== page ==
Switzerland, the depositary of the Geneva Conventions, has placed humanitarian law on the agenda of the Partnership for Peace more than once. I am referring, in particular, to a seminar organized jointly by Switzerland and the United Kingdom in London last December. The ICRC welcomes such initiatives.
In turn, I should like to raise the following issues relating to international humanitarian law:
First of all, there is the problem of small arms and light weapons. In 1999, the ICRC published a study entitled " Arms availability and the situation of civilians in armed conflicts " , which drew attention to the consequences in humanitarian terms of the uncontrolled proliferation of weapons. Ever since, we have been urging States involved in weapons and munitions transfers to take into account the likelihood of respect for humanitarian law by the users. Let me stress that this appeal is in line with Article 1 common to the four Geneva Conventions, which requires States to " ensure respect for " humanitarian law, and should be of major concern to States that are upgrading their arsenals and whose discarded weapons are likely to be resold.
I should also like to point out that the Review Conference of the 1980 Convention on Certain Conventional Weapons, which is to be held at the end of the year, will provide a unique opportunity to take stock of the current situation and to reflect together on measures tha t could be adopted to increase restrictions on the use of weapons. The ICRC has submitted two proposals to the States involved in preparations for the Review Conference. The first is to extend the scope of application of the 1980 Convention, and possibly its Protocols, to non-international armed conflicts, which are the rule rather than the exception today. The second proposal, relating to " explosive remnants of war " , aims to reduce the problems caused by anti-vehicle mines, cluster bombs and other unexploded devices, especially after the cessation of hostilities. This proposal sets out the following three basic principles:
the users of such munitions should clear or assist in the clearance of unexploded devices at the end of active hostilities;
the users of such munitions should exchange technical information with the organizations involved in clearance activities so as to facilitate their work;
the users of munitions that could remain active after their deployment should provide the information necessary to alert the civilian population to the dangers of these devices.
These principles would be at the heart of a new protocol.
The ICRC has already discussed its proposals with a number of States, several of which have responded positively. I hope that in the coming months, further discussions will make it possible to draw up clearer and more precise aims for the Review Conference. Moreover, I believe that it is important for these issues to be actively addressed within the framework of your Council, all the more so as the security of your troops which may be engaged in peace-keeping or peace-making operations is at stake.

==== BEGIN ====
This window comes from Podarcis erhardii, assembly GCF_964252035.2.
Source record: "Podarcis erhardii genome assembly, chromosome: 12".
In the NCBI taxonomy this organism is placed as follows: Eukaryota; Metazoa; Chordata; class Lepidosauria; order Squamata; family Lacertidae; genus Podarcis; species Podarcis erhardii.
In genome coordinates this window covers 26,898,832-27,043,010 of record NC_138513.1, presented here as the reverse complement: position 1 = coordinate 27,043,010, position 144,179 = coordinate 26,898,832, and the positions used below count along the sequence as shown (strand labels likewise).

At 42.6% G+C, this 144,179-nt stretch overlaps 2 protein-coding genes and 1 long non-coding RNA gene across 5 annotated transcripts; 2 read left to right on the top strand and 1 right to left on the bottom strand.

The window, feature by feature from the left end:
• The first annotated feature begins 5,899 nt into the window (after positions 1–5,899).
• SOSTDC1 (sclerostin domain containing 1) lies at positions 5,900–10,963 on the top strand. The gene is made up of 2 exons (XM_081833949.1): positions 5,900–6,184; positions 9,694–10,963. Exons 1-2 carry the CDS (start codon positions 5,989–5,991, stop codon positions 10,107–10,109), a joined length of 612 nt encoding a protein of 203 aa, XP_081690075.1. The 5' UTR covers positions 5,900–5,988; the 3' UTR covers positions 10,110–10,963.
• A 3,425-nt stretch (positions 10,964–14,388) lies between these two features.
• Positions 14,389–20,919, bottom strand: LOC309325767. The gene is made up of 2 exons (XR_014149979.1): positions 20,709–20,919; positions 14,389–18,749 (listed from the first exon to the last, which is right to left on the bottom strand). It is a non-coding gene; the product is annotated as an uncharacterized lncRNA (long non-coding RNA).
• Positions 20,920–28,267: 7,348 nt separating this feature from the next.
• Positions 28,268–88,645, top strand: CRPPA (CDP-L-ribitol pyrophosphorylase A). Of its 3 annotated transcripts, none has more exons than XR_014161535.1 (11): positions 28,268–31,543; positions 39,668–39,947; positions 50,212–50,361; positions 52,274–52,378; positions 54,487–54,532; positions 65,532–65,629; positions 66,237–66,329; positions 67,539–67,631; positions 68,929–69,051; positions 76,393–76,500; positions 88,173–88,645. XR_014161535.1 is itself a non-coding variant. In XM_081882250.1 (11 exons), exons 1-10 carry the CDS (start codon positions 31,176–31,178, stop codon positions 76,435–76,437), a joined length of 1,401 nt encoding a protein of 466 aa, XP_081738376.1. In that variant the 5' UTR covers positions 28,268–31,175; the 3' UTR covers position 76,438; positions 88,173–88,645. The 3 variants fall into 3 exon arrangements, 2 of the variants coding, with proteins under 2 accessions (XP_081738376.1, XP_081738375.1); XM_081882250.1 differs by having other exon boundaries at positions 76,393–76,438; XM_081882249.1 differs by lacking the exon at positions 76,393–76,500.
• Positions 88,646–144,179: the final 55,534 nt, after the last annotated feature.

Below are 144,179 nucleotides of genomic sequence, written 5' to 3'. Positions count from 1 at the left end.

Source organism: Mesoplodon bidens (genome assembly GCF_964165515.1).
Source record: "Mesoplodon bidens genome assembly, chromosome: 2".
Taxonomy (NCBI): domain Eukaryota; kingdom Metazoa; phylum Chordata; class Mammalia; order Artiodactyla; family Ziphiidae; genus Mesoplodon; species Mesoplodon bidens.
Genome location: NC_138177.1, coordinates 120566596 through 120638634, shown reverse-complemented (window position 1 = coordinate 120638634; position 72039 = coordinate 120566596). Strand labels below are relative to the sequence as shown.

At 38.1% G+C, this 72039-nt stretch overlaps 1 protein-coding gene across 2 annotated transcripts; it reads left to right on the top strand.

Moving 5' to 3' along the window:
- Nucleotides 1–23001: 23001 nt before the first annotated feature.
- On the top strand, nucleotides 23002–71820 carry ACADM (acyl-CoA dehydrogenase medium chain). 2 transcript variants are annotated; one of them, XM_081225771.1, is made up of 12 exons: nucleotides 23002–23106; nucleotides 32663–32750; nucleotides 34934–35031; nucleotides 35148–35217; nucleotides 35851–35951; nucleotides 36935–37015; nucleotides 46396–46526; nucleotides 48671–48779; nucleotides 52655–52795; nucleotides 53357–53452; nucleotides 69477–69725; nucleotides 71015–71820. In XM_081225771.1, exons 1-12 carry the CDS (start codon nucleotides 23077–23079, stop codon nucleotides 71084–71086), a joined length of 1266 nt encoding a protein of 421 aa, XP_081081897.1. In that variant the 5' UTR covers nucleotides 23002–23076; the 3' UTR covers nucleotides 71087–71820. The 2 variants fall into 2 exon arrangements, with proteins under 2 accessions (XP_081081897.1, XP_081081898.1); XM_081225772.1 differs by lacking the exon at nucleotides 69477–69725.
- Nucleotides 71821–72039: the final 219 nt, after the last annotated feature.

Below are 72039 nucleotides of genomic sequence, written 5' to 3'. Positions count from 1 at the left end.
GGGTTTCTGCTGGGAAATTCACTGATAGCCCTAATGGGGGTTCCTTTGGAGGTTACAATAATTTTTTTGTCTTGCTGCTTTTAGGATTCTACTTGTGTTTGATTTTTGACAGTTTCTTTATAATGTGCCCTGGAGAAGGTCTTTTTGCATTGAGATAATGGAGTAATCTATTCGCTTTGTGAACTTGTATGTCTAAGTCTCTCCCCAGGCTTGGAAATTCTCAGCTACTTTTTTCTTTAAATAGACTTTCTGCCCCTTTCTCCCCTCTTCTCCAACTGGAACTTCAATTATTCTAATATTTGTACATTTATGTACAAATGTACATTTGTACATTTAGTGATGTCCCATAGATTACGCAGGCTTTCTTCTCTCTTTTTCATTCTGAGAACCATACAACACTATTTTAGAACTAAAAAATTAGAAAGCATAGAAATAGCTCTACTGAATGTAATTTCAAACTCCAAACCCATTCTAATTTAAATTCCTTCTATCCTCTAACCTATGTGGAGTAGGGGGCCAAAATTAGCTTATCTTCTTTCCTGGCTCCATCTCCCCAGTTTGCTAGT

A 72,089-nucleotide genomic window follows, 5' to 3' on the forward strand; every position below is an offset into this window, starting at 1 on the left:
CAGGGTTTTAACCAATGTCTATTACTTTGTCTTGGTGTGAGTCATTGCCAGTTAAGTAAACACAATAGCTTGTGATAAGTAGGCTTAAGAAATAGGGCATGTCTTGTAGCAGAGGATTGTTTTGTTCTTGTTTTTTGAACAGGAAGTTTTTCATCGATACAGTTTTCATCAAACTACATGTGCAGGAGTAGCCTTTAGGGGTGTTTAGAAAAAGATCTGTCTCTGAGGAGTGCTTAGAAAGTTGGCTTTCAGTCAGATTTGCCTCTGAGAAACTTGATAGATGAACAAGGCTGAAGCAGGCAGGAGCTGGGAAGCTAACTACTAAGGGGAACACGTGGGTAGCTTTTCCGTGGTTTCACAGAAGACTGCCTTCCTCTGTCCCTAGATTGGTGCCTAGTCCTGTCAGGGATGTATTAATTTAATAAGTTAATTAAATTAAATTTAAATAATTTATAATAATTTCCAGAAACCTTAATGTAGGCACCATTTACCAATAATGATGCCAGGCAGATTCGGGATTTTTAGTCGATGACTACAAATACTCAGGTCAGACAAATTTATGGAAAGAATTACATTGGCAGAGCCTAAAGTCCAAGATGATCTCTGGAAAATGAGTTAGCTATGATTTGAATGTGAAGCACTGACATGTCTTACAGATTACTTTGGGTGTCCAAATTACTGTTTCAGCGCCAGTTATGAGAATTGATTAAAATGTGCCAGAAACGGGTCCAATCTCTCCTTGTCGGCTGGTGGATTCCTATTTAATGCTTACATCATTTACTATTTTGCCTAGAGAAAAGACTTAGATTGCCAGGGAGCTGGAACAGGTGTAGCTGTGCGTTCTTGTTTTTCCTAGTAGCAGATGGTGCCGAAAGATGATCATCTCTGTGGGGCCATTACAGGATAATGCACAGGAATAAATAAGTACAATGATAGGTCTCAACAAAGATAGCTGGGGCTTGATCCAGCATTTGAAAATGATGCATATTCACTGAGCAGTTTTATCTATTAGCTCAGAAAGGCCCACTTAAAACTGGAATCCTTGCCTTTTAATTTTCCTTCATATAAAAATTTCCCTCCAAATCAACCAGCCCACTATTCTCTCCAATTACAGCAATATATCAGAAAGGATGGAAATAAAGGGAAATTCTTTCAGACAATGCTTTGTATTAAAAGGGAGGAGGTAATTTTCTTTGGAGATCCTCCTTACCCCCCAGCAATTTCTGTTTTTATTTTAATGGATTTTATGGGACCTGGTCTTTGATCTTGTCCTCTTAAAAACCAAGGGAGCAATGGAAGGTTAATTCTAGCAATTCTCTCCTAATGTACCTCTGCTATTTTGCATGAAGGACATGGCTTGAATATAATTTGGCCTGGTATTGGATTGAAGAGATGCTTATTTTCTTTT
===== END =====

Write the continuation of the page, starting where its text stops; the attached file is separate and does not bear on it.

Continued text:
The controversy to which the use of munitions containing depleted uranium has given rise in the past few months provides us with a special opportunity to stress the provisions contained in Article 36 of Protocol I additional to the Geneva Conventions, an instrument which is binding on 157 States to date. Article 36 stipulates that in the study, development or acquisition of new weapons, means or methods of warfare, States are under an obligation to determine whether its use would be contrary to international law. This obligation, beyond helping to resolve such controversies, aims to protect potential victims, both civilian and military, from the effects of certain weapons. Few States have so far adopted mechanisms for the examination of the legality of new weapons. This represents a serious shortcoming as regards the effective implementation of an important obligation under humanitarian law, especially in view of the rapid development of weapons technology today. I should therefore like to see greater consideration given to this legal obligation, especially considering that certain States which are not party to Protocol I have adopted mechanisms for the examination of the legality of weapons.
These are the issues that I wanted to bring up with you today. I am convinced of the usefulness of a dialogue between the ICRC and the Euro-Atlantic Partnership Council. Our respective goals are compatible and can be complementary. I believe that an ongoing and constructive dialogue at every level of our organizations is important. I am pleased to note the excellent cooperation that has already taken place between the ICRC, SFOR and KFOR on the ground, whether at the operational level, in the numerous activities undertaken to teach knowledge of humanitarian law or during various exchanges of information on the humanitarian situation. However, I am aware that more can be done, especially in the field of humanitarian law, and in order to promote a better understanding by the members of the Council of the contribution which a neutral and ind ependent organization like the ICRC can make in situations of crisis and acute tension. The ICRC is interested in pursuing and consolidating the dialogue, not only on the ground, but also at NATO headquarters and in your respective capitals.
In conclusion, I should like to express the hope that our talks here today will lead to practical action. Neither the aims of the Euro-Atlantic Partnership Council nor those of the ICRC are easy to accomplish. It is therefore in our mutual interest to cooperate in the most effective manner possible, with due respect for our distinct mandates and methods of action, and for international law.
Thank you. I should now be happy to respond to any questions and listen to any comments you may have.
Ref. LG 2001-013-ENG